news 2014


Civil Engineering

Results 1 - 11 of 11.

Health - Civil Engineering - 10.12.2014
Biomarker discovery sheds new light on heart attack risk of arthritis drugs
Biomarker discovery sheds new light on heart attack risk of arthritis drugs
A class of drug for treating arthritis - all but shelved over fears about side effects - may be given a new lease of life following new research. The new study, led by Imperial College London and published in the journal Circulation , sheds new light on the 10-year-old question of how COX-2 inhibitors - a type of non-steroidal anti-inflammatory drug (NSAID) - can increase the risk of heart attack in some people, and suggests a possible way to identify which patients should avoid using it.

Civil Engineering - Earth Sciences - 28.11.2014
Greener cities are cooler cities in summer: new guide reveals how
Andi Horvath 0419 359 350 or Nerissa Hannink† 0430 588 055 news(at) Australian councils are being urged to take up new guidelines in green urban planning to create cooler cites with greener landscapes to reduce the risk of heat stress. Australia is experiencing a trend of hotter temperatures and as a result heat stress is now a serious health problem for Australians who live in urban areas.

Health - Civil Engineering - 14.10.2014
Urban dwellers more likely to be admitted to care
A new study has shown that older people living in towns and cities in Northern Ireland are a quarter more likely to be admitted to care homes than people living in rural areas. Researchers from the University of Glasgow found that rural dwellers had greater access to informal networks of care, such as family, friends and neighbours, which decreased their reliance on the care system.

Civil Engineering - 30.09.2014
Swimming Sea-Monkeys Reveal How Zooplankton May Help Drive Ocean Circulation
Swimming Sea-Monkeys Reveal How Zooplankton May Help Drive Ocean Circulation
Brine shrimp, which are sold as pets known as Sea-Monkeys, are tiny-only about half an inch long each. With about 10 small leaf-like fins that flap about, they look as if they could hardly make waves. But get billions of similarly tiny organisms together and they can move oceans. It turns out that the collective swimming motion of Sea-Monkeys and other zooplankton-swimming plankton-can generate enough swirling flow to potentially influence the circulation of water in oceans, according to a new study by Caltech researchers.

Civil Engineering - Life Sciences - 20.08.2014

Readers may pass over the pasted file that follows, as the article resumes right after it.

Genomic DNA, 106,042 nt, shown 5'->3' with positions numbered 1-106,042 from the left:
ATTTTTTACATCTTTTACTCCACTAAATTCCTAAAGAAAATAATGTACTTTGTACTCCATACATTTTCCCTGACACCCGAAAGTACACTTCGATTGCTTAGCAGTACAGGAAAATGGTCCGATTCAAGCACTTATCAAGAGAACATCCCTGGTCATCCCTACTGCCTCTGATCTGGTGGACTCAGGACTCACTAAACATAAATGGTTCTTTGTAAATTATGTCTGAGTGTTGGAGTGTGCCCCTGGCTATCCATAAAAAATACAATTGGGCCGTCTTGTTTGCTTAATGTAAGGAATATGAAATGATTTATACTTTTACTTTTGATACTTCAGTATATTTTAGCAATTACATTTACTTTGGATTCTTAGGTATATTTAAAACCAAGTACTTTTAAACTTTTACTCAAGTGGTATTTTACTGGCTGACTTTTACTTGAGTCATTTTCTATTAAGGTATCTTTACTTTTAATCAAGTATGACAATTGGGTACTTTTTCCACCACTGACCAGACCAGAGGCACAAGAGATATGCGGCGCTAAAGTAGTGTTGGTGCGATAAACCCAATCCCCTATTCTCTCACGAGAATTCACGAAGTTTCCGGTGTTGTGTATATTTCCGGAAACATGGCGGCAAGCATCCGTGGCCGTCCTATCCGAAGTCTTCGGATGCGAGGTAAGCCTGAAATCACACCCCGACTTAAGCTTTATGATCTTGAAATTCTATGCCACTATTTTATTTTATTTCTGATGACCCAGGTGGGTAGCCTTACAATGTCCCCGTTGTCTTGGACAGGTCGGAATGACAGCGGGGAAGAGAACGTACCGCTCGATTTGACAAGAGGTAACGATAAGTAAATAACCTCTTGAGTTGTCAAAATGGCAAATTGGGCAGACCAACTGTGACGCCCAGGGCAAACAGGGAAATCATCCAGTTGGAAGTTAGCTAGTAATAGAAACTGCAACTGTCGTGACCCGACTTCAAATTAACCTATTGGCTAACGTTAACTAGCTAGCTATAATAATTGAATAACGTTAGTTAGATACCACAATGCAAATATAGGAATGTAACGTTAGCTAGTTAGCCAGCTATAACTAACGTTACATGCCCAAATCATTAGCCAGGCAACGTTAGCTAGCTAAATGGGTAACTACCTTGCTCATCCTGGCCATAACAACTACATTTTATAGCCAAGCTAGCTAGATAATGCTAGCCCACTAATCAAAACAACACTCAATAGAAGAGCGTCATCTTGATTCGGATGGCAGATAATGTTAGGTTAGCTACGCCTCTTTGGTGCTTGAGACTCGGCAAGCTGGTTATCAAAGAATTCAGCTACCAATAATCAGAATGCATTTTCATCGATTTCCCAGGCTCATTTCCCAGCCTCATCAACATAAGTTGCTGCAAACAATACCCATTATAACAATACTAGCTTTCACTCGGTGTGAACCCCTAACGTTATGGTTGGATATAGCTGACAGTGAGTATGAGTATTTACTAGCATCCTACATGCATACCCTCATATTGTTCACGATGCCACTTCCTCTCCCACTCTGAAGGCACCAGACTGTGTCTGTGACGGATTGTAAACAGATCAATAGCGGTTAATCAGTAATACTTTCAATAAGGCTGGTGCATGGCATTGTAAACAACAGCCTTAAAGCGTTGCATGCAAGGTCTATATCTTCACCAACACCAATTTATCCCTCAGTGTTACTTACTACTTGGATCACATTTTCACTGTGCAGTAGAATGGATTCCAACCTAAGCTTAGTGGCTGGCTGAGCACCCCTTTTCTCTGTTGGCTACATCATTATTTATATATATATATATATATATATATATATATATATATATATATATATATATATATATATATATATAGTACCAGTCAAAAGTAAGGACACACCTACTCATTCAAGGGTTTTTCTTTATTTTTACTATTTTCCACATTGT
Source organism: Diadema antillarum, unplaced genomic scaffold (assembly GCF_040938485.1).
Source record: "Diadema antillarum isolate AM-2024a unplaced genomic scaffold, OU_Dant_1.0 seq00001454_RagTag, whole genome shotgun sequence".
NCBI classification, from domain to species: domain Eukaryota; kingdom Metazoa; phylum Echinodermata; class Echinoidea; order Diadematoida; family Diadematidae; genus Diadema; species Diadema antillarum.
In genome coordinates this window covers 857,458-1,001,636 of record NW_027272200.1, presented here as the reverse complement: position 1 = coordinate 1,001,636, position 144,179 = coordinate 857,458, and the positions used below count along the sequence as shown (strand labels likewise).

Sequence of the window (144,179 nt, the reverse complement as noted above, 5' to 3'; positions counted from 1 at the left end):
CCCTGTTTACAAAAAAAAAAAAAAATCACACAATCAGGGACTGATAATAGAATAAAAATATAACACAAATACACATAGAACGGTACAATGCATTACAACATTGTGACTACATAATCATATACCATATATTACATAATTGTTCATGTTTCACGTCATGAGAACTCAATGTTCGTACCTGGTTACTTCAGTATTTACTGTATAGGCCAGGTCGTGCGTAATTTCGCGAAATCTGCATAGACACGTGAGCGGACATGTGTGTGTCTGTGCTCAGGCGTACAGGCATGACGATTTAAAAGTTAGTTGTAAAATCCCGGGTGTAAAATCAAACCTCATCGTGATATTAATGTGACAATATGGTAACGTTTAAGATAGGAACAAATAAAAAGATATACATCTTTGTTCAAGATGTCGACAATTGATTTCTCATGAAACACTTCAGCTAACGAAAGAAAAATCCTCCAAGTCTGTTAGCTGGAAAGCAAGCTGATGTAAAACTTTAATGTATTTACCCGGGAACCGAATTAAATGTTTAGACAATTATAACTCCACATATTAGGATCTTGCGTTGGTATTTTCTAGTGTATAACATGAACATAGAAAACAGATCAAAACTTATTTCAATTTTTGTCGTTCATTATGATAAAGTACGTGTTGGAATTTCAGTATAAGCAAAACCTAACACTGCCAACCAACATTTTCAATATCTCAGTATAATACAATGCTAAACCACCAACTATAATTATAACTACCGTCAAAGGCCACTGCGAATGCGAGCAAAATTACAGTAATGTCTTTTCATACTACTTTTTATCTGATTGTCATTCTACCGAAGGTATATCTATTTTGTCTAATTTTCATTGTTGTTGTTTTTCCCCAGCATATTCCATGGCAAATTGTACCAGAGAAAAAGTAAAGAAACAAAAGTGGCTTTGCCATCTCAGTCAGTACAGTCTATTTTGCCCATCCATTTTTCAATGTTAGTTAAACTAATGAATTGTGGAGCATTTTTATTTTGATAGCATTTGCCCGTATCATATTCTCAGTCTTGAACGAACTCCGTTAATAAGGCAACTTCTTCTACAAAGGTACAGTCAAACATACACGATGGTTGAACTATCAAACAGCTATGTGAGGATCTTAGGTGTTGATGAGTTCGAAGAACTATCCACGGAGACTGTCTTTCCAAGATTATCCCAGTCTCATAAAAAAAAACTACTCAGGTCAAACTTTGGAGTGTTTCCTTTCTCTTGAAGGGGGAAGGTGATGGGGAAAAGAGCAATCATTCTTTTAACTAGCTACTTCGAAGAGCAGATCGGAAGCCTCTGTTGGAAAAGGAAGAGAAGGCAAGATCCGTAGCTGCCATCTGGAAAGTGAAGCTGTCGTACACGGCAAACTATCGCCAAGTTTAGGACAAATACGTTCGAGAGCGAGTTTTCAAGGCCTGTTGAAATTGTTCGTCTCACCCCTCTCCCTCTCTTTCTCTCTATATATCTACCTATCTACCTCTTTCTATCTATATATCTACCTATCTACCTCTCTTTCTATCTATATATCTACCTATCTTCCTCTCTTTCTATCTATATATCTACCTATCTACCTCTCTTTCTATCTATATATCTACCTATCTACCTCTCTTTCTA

Bright lights, big city a great lifestyle for these spiders
Bright lights, big city a great lifestyle for these spiders 20 August 2014 City life does not suit everyone but golden orb-weaving spiders thrive in urban landscapes, a University of Sydney study shows. "City-dwelling orb-weaving spiders grow larger and could produce more offspring than their country cousins our research shows," said Elizabeth Lowe , a PhD candidate in the University's School of Biological Sciences and lead author of a study published in the journal PLOS today.

Civil Engineering - 04.07.2014
EU Marie Curie ITN project to train researchers in integrated water quality modelling
4 July 2014 A collaborative European Marie Curie Initial Training Network (ITN) project that includes researchers from the University of Bristol aims to train high calibre PhD and postdoctoral researchers with a comprehensive understanding of water quality processes, uncertainty issues and decision making strategies for integrated water catchment management.

Economics - Civil Engineering - 20.06.2014
Super-stretchable yarn is made of graphene

Civil Engineering - 11.06.2014
The Inflatable Concrete Dome
When concrete shells are constructed, they usually have to be supported by elaborate timber structures. A revolutionary technique developed at the Vienna University of Technology now uses inflatable air cushions instead. Large shell structures made of concrete or stone are hardly ever built any more.

Civil Engineering - Environment - 29.04.2014
Allotments could be key to sustainable farming, study finds
Soils under Britain's allotments are significantly healthier than intensively farmed soils First study to show that growing at small-scale in urban areas produces food sustainably without damaging soils Authors say planning and policy makers should promote urban own-growing as a sustainable way of meeting increasing food demand An increase in urban allotments could help us meet the rising demand for food throughout the world, without damaging the Earth's soils, according to new research from the University of Sheffield.

Environment - Civil Engineering - 19.03.2014
Diversity in UK gardens aiding fight to save threatened bumblebees, study suggests
The global diversity of plants being cultivated by Britainís gardeners is playing a key role in the fight to save the nationís threatened bumblebees, new research has revealed. Ecologists at Plymouth University, in a study published this week, have shown the most common species of bumblebee are not fussy about a plantís origin when searching for nectar and pollen among the nationís urban gardens.

Economics - Civil Engineering - 05.02.2014
Mapping the New York fashion scene, minute by minute
Mapping the New York fashion scene, minute by minute
A new study uses social media to show how New York's fashion industry still centers on just a few blocks of Manhattan. A new study shows New York fashion designers don't just flock to trends: They also do nearly all their business within the confines of the city's historic Garment District.